Human rights observers arrive in Hond...

Human rights observers arrive in Honduras

There are 24 comments on the english.people.com.cn story from Aug 17, 2009, titled Human rights observers arrive in Honduras. In it, english.people.com.cn reports that:

A delegation of the Inter-American Commission on Human Rights will arrive here on Monday to learn about the human rights situation in Honduras after the June 28 coup. Editor note...I can only hope that they look at both sides and violations and not presumptions. They need to look at the violations of rights of children to an education, violations by IHSS workers to provide health care- Violations by Zelaya by refusing treatment for disease if the person didn´t sign his damned peitition..and finally his call to blockade elections with violence and the violence against business and private citizens who do not agree with the resistence crap.

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Since: Apr 08

Dallas, Texas

#1 Aug 17, 2009
The funny thing about this group...they are led by Venezuela...yeah that is right the country of violations of human rights...that is like letting Iran come preach to the US about religious freedom.
JRobert

United States

#2 Aug 18, 2009
Venezuela? Gee, I wonder what their findings will be?

How much you want to bet that Zelaya's abuses are "outside the parameter of their investigations?"

And, China's "Peoples Daily" reporting on human rights abuses? Doubly ironic.

Since: Apr 08

Dallas, Texas

#3 Aug 18, 2009
Yeah...I hear ya...the parents of children being denied education by these striking teachers are having trouble getting an appointment to report the human rights abuses to this commission it seems they aren´t interested in abuses against children by teachers or threats. We shall see what report they come up with but illegitimate is coming to mind from the moment they sent a group headed by Venezuela the deck is stacked on purpose.
John Roberts

United States

#4 Aug 18, 2009
Summermoondancer wrote:
Yeah...I hear ya...the parents of children being denied education by these striking teachers are having trouble getting an appointment to report the human rights abuses to this commission it seems they aren´t interested in abuses against children by teachers or threats. We shall see what report they come up with but illegitimate is coming to mind from the moment they sent a group headed by Venezuela the deck is stacked on purpose.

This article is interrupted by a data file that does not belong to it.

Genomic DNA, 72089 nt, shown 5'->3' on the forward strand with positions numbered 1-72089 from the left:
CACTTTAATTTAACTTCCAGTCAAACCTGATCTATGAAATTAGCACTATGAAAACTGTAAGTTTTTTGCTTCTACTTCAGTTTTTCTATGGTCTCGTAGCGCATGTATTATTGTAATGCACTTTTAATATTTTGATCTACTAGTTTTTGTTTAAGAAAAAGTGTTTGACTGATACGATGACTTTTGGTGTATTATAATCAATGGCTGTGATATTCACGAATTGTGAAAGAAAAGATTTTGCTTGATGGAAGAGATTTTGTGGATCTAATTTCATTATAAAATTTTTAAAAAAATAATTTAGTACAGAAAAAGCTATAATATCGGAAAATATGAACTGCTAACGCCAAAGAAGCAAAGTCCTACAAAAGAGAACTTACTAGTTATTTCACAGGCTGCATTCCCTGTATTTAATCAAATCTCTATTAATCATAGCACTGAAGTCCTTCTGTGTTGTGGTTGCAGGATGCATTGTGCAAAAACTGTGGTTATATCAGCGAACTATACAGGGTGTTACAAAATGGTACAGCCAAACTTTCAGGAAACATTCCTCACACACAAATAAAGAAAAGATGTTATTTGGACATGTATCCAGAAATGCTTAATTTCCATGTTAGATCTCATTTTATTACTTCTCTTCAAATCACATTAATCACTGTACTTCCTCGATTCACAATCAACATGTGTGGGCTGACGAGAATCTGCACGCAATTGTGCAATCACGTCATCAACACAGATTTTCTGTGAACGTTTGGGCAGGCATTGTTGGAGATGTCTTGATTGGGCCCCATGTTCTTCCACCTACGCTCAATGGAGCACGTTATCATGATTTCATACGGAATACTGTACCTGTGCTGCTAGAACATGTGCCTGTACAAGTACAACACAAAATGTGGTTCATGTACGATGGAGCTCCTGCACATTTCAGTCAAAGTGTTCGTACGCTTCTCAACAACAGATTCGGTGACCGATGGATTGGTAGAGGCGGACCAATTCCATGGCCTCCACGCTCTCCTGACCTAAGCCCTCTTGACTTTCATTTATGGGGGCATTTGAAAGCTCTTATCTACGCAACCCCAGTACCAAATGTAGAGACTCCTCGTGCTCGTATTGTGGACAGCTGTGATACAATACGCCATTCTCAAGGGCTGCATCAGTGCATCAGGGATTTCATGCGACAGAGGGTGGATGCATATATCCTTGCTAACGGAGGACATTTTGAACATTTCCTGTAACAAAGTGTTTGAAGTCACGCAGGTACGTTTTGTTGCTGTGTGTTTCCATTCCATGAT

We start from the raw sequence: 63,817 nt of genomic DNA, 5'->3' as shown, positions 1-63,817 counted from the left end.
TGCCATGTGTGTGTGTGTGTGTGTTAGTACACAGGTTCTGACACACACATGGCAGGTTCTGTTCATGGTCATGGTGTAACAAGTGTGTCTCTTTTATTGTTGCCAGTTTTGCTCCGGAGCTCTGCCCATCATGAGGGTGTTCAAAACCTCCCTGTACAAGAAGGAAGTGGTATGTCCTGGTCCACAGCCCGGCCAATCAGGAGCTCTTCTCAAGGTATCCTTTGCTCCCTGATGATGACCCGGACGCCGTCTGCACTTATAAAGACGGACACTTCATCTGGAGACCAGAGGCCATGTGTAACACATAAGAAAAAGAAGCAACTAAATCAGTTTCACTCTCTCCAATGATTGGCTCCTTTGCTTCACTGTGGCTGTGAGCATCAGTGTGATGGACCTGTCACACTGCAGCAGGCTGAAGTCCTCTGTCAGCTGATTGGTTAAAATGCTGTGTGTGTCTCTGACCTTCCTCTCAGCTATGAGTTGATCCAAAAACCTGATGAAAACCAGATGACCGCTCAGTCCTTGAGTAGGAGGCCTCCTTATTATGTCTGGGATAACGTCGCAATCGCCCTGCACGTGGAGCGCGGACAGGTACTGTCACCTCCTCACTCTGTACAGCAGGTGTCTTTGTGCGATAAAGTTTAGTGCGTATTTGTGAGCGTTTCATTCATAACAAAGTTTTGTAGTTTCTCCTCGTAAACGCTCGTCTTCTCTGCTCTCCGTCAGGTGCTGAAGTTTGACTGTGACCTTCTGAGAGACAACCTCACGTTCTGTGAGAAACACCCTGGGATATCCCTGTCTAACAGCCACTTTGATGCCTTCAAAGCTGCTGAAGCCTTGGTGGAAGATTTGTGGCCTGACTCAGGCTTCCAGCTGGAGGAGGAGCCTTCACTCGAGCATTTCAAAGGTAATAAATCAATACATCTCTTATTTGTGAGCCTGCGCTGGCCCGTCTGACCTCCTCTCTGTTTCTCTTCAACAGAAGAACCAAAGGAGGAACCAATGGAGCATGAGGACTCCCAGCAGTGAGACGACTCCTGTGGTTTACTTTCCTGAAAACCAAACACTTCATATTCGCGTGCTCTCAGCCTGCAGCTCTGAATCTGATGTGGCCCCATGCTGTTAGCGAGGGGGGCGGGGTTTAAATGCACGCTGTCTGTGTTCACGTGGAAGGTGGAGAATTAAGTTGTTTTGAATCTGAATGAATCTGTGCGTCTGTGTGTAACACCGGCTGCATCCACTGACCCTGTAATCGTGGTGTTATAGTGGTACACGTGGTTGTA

Kinda like the referendum/poll that never happened, the results on human rights are already tallied and ready to report, even though they just arrived!

Since: Apr 08

Dallas, Texas

#5 Aug 18, 2009
Yep!:( I would think that honest human rights commissions would want to see all aspects of the issue and to discover fairly whether there is violations and whose rights have been violated...now maybe I am wrong but I have all of my life been under the impression that children are the most vunerable of all citizens and should have their rights protected above all others.
Roberto Zorro

Houston, TX

#6 Aug 18, 2009
Summermoondancer wrote:
The funny thing about this group...they are led by Venezuela...yeah that is right the country of violations of human rights...that is like letting Iran come preach to the US about religious freedom.
Do you really think a team from Venezuela is the best critic in investigating violations of human rights. All the latest news about shutting down the free press and even education that opposes Chavez's marxist ideas. Hugo,listen to the Words of Jesus:

Matthew 7:5 (King James Version)
5 Thou hypocrite, first cast out the beam out of thine own eye; and then shalt thou see clearly to cast out the mote out of thy brother's eye.

Since: Apr 08

Dallas, Texas

#7 Aug 18, 2009
I know they are not the best critic in fact they are the worst
John Roberts

United States

#8 Aug 19, 2009
Roberto Zorro wrote:
<quoted text>
Do you really think a team from Venezuela is the best critic in investigating violations of human rights. All the latest news about shutting down the free press and even education that opposes Chavez's marxist ideas. Hugo,listen to the Words of Jesus:
Matthew 7:5 (King James Version)
5 Thou hypocrite, first cast out the beam out of thine own eye; and then shalt thou see clearly to cast out the mote out of thy brother's eye.
Now, Amnesty International is alleging that they found protesters being detained for hours who had bruises, and scrapes, and that they had been dealt with too harshly by police.

Since: Apr 08

Dallas, Texas

#9 Aug 19, 2009
Well legally they can be detained if they are breaking the law. According to the Honduran constitution they can be held for 24 hours. In the US you can be held for up to 72 hours without ever being charged with a crime so being detained in and of itself is not a human rights violation.

Bruises and scrapes? Well we have burned buildings, torched cars, people that were injured with pro Zelaya´s throwing rocks and swinging bats..and they want to complain about bruises and scrapes I am quite frankly surprised that there haven´t been more fatalities...I have to only ponder what AI said about the LA riots in Los Angeles where 53 people perished.
tquinnmikelson

Bayfield, CO

#10 Aug 19, 2009
You go girl,it has fanily piss you off too.stay safe
JohnnyBoy

Roscoe, IL

#11 Aug 19, 2009